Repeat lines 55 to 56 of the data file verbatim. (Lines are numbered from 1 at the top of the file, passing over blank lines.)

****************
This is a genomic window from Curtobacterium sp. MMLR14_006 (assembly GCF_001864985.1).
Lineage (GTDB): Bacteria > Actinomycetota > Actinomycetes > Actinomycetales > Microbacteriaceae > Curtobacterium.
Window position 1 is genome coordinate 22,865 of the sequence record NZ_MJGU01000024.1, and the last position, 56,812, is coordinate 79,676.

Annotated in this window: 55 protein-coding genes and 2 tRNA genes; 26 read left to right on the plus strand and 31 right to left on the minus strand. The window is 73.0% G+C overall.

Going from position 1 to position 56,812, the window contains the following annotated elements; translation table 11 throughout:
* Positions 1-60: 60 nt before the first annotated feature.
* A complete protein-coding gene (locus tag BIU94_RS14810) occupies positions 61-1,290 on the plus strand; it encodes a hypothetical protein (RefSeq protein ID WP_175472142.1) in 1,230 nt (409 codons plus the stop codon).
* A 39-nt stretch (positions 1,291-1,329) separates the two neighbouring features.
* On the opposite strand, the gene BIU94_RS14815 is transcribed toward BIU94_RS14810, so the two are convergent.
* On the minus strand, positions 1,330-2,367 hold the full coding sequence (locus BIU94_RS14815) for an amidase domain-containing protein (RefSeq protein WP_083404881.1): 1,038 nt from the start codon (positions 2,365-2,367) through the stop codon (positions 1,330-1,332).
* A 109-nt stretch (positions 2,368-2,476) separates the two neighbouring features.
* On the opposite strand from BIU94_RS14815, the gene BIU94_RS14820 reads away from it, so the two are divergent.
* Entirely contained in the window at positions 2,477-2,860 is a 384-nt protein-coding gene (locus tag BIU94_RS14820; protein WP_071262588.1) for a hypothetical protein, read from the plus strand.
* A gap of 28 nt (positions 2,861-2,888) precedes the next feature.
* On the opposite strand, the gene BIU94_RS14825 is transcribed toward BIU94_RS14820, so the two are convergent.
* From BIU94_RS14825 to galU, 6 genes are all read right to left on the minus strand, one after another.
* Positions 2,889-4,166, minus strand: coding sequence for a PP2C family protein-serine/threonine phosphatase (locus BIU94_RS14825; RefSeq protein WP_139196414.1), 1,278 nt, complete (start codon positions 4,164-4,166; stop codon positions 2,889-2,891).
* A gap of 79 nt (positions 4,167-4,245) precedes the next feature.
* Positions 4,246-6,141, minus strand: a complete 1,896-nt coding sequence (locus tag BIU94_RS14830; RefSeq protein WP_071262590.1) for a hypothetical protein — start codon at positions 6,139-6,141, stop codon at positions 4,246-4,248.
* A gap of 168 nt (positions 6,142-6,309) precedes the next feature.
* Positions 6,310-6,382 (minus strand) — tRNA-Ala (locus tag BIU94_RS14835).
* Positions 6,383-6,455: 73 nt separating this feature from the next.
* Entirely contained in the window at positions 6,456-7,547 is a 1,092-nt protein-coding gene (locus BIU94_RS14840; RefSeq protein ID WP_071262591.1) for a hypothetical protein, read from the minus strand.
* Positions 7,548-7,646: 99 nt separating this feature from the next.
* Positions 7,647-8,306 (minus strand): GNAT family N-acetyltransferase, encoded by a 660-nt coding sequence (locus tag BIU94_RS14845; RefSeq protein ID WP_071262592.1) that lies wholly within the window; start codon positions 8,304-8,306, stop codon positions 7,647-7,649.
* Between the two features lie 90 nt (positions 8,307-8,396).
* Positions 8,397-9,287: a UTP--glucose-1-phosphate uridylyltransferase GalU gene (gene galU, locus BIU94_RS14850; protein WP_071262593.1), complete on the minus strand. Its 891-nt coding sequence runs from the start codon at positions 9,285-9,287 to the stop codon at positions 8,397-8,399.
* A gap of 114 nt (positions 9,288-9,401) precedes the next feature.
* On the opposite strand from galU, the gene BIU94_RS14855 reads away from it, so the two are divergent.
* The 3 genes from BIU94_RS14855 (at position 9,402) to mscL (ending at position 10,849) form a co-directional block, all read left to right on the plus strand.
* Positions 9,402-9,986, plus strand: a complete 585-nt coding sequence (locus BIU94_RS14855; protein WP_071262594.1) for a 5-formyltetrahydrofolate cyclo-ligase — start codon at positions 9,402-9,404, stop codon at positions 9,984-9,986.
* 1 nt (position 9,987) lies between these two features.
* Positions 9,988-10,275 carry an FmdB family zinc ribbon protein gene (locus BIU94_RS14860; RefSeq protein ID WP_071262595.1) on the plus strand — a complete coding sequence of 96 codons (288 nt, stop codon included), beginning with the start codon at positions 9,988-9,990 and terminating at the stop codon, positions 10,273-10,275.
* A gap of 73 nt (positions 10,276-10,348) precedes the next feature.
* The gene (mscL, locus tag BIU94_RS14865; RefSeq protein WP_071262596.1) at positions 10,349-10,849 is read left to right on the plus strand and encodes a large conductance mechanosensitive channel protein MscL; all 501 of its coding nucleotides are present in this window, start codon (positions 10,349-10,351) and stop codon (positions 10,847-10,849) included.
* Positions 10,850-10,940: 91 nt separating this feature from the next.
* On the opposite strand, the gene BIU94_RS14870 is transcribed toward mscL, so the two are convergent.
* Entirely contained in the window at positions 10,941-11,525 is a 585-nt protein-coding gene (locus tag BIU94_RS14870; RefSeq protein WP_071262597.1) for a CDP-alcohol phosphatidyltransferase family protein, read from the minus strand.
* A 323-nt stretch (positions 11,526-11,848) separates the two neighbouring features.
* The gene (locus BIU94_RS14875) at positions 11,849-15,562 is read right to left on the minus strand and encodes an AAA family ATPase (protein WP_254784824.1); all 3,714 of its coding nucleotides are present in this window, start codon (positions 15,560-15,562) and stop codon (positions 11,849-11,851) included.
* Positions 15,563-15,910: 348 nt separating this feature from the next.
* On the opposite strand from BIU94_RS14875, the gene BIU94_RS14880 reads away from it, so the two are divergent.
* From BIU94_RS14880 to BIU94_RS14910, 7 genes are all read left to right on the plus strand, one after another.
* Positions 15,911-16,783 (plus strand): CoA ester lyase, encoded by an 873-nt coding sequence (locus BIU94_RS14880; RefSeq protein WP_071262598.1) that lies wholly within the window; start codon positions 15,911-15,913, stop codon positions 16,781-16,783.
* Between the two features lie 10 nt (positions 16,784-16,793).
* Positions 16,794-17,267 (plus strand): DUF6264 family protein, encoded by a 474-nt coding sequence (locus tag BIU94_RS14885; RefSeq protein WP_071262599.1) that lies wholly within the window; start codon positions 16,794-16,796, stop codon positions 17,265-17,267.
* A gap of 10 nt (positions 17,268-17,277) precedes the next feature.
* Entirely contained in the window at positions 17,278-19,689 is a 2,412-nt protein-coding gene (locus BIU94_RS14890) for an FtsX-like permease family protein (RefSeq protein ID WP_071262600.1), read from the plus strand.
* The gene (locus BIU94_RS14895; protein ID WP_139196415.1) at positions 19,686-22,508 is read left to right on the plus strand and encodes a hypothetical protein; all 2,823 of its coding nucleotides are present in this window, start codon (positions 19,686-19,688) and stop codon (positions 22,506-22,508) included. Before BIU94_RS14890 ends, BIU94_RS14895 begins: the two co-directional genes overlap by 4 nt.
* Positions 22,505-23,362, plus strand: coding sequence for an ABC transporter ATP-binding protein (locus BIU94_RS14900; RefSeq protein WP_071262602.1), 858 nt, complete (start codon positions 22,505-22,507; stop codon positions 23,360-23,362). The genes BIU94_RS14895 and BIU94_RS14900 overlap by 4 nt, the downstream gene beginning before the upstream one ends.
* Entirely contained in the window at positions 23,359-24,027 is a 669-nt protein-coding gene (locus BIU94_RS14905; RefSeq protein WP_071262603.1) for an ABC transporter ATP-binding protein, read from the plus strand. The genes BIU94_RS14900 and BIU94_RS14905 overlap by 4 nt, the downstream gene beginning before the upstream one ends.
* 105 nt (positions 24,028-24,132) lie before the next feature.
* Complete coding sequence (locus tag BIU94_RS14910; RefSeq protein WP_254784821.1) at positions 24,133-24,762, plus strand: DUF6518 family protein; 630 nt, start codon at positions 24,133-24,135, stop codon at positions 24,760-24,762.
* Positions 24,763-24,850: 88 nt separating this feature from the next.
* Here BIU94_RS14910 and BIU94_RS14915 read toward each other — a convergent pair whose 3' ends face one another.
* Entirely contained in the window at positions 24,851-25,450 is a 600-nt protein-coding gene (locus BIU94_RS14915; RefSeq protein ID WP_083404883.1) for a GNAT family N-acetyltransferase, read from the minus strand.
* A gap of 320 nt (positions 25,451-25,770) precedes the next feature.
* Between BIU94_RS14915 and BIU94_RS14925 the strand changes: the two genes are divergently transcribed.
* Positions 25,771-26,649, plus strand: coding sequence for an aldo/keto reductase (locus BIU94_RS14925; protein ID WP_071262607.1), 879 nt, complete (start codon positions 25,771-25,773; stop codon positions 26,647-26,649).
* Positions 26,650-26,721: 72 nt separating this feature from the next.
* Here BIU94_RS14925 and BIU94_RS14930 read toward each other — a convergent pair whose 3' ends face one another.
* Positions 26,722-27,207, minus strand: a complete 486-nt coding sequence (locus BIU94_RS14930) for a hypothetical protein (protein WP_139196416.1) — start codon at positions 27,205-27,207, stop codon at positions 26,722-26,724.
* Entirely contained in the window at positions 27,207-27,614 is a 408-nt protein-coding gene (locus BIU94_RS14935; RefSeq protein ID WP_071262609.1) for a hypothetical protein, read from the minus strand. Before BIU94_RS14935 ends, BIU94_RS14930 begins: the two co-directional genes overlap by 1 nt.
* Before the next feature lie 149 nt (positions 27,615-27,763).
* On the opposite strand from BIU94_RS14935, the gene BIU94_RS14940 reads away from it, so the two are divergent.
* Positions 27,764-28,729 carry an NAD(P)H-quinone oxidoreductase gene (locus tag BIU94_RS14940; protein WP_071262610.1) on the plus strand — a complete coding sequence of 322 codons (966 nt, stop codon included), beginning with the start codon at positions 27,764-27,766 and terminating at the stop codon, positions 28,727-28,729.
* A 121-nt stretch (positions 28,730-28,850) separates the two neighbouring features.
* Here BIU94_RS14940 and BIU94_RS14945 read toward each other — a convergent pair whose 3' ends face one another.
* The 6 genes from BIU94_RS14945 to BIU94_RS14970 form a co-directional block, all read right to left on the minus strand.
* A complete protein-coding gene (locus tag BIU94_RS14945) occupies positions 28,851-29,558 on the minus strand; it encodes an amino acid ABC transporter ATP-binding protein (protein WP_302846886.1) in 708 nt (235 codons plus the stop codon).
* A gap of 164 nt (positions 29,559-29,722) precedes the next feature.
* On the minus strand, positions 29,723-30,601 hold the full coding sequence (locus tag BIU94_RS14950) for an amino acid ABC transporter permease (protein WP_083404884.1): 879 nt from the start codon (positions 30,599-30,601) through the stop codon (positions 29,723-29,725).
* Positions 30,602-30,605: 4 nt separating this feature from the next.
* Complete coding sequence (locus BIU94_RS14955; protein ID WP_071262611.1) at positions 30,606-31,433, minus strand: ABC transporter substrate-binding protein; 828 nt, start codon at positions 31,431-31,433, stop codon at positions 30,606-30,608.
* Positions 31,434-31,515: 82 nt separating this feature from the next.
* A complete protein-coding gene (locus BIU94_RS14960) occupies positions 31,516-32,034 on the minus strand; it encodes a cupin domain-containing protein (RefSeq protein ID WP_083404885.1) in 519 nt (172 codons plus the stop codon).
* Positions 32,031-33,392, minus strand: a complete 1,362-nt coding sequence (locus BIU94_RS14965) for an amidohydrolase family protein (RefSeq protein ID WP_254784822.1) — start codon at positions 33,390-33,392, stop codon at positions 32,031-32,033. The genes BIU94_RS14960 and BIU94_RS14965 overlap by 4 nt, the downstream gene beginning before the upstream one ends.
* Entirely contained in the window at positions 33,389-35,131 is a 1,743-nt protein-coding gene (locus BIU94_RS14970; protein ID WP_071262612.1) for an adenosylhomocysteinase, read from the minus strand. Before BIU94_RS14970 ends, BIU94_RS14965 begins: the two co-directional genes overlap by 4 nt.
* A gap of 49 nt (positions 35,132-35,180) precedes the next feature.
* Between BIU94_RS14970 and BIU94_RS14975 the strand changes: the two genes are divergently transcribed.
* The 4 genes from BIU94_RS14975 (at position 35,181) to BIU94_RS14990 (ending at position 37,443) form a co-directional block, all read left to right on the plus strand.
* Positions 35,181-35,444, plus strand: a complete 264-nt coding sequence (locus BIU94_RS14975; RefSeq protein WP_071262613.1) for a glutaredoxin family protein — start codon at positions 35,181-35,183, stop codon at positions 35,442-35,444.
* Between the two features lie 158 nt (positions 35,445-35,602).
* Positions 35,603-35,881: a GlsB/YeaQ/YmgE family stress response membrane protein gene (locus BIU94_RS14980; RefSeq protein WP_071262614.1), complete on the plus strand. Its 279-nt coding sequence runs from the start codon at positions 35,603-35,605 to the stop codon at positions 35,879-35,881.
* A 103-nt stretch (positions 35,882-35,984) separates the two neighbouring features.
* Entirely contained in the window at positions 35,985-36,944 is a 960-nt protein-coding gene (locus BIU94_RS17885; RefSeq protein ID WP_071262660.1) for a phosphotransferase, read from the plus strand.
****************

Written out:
* Here BIU94_RS14910 and BIU94_RS14915 read toward each other — a convergent pair whose 3' ends face one another.
* Entirely contained in the window at positions 24,851-25,450 is a 600-nt protein-coding gene (locus BIU94_RS14915; RefSeq protein ID WP_083404883.1) for a GNAT family N-acetyltransferase, read from the minus strand.